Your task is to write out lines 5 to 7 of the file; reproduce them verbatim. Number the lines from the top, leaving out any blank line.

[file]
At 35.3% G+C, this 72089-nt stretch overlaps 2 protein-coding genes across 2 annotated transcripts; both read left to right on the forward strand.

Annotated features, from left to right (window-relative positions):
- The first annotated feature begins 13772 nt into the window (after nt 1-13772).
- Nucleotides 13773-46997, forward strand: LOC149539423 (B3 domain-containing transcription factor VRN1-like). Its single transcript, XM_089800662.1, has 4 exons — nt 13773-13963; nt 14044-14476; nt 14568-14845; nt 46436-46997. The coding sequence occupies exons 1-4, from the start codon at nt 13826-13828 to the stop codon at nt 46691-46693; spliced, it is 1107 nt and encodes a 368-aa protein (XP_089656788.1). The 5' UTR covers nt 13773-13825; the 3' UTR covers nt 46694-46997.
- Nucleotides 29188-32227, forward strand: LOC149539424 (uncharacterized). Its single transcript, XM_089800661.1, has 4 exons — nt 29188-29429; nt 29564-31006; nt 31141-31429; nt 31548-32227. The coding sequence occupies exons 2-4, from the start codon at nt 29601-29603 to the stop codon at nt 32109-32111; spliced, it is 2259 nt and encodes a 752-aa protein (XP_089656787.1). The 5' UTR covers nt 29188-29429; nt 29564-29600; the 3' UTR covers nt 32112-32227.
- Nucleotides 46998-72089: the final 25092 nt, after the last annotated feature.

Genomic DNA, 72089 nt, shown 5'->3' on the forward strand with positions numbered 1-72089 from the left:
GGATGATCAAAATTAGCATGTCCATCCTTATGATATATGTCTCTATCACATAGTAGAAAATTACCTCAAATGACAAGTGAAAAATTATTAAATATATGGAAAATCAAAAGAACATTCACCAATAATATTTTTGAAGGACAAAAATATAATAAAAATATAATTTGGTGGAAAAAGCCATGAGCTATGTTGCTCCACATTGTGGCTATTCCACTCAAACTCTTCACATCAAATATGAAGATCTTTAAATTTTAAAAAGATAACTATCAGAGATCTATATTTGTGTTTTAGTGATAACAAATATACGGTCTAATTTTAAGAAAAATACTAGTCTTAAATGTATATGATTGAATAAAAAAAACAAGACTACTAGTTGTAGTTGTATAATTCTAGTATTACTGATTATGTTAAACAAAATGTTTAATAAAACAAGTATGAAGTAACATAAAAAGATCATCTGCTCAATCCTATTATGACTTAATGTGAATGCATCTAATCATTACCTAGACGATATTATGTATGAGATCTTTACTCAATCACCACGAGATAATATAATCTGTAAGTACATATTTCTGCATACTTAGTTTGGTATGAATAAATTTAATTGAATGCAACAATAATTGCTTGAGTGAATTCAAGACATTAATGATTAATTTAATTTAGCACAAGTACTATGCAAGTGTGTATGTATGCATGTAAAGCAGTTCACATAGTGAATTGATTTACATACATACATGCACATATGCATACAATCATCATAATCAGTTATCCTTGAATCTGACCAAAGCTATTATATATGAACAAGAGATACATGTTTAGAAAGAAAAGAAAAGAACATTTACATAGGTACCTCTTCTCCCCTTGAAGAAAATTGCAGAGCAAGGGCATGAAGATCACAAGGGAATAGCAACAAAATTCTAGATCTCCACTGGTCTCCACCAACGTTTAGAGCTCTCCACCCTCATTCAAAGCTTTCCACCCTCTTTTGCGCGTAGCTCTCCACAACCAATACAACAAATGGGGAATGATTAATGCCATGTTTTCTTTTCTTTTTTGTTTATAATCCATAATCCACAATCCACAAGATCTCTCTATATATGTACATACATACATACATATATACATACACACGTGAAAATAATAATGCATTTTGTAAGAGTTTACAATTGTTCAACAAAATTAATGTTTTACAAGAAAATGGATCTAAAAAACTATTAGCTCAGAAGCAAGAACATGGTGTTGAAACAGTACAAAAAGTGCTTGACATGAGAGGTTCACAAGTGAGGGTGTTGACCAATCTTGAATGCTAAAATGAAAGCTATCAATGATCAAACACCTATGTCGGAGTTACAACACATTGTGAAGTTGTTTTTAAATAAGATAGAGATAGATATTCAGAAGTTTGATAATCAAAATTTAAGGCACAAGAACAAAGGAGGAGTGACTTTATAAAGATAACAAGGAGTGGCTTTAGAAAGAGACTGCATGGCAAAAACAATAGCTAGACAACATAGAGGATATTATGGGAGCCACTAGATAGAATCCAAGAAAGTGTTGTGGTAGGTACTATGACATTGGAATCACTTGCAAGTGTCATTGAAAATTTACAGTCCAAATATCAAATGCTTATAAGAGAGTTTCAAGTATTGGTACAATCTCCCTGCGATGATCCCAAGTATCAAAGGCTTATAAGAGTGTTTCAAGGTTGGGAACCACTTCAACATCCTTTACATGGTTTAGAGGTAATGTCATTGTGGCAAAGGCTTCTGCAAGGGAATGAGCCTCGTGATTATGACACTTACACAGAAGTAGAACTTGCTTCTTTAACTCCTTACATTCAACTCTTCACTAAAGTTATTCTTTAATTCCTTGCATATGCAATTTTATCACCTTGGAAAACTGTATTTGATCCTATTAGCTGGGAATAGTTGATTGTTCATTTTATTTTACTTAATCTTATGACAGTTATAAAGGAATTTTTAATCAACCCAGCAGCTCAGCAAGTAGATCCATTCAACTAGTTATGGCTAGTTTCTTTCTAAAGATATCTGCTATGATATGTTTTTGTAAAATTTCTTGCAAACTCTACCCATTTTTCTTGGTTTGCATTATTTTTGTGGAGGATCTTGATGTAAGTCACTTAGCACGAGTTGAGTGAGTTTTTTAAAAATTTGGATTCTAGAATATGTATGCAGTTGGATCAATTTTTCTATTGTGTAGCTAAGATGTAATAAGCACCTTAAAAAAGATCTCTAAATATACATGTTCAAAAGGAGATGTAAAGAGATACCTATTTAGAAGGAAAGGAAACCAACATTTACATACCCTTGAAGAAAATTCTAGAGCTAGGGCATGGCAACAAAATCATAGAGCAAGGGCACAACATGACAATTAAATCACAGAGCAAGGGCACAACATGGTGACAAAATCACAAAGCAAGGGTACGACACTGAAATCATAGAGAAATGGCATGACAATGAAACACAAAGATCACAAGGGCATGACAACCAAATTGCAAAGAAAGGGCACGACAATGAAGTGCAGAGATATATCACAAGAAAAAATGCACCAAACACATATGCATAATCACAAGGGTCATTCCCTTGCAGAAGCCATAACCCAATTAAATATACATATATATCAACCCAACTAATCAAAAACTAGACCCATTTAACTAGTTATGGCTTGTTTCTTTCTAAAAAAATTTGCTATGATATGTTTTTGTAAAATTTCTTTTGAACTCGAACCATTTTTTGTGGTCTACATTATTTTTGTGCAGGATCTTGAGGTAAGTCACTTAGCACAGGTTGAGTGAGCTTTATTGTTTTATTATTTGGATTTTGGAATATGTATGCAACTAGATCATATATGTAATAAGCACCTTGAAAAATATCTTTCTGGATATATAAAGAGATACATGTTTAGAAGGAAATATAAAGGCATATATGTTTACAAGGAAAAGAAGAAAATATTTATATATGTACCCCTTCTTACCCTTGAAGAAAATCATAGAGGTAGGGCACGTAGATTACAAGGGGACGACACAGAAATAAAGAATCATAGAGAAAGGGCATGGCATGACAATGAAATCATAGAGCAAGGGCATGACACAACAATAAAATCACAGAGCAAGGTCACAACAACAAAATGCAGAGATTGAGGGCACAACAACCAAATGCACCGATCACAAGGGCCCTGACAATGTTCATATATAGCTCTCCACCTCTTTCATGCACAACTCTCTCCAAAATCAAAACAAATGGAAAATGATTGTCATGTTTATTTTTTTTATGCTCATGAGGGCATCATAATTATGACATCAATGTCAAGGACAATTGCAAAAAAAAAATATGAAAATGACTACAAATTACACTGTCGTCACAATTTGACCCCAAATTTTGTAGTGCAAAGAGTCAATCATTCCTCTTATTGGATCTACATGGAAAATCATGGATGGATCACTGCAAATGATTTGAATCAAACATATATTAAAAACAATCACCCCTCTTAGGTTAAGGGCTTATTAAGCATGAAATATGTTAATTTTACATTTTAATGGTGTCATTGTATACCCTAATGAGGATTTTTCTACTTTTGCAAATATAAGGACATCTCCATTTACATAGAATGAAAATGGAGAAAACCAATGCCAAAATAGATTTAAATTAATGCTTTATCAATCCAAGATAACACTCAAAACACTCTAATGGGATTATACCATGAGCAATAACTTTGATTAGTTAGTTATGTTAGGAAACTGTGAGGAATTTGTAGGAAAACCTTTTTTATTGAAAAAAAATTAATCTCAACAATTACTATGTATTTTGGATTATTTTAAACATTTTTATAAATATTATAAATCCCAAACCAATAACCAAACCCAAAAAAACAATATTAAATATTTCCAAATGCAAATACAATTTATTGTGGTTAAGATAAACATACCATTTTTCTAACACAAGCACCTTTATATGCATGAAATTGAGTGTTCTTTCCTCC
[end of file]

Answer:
- Nucleotides 29188-32227, forward strand: LOC149539424 (uncharacterized). Its single transcript, XM_089800661.1, has 4 exons — nt 29188-29429; nt 29564-31006; nt 31141-31429; nt 31548-32227. The coding sequence occupies exons 2-4, from the start codon at nt 29601-29603 to the stop codon at nt 32109-32111; spliced, it is 2259 nt and encodes a 752-aa protein (XP_089656787.1). The 5' UTR covers nt 29188-29429; nt 29564-29600; the 3' UTR covers nt 32112-32227.
- Nucleotides 46998-72089: the final 25092 nt, after the last annotated feature.

Genomic DNA, 72089 nt, shown 5'->3' on the forward strand with positions numbered 1-72089 from the left: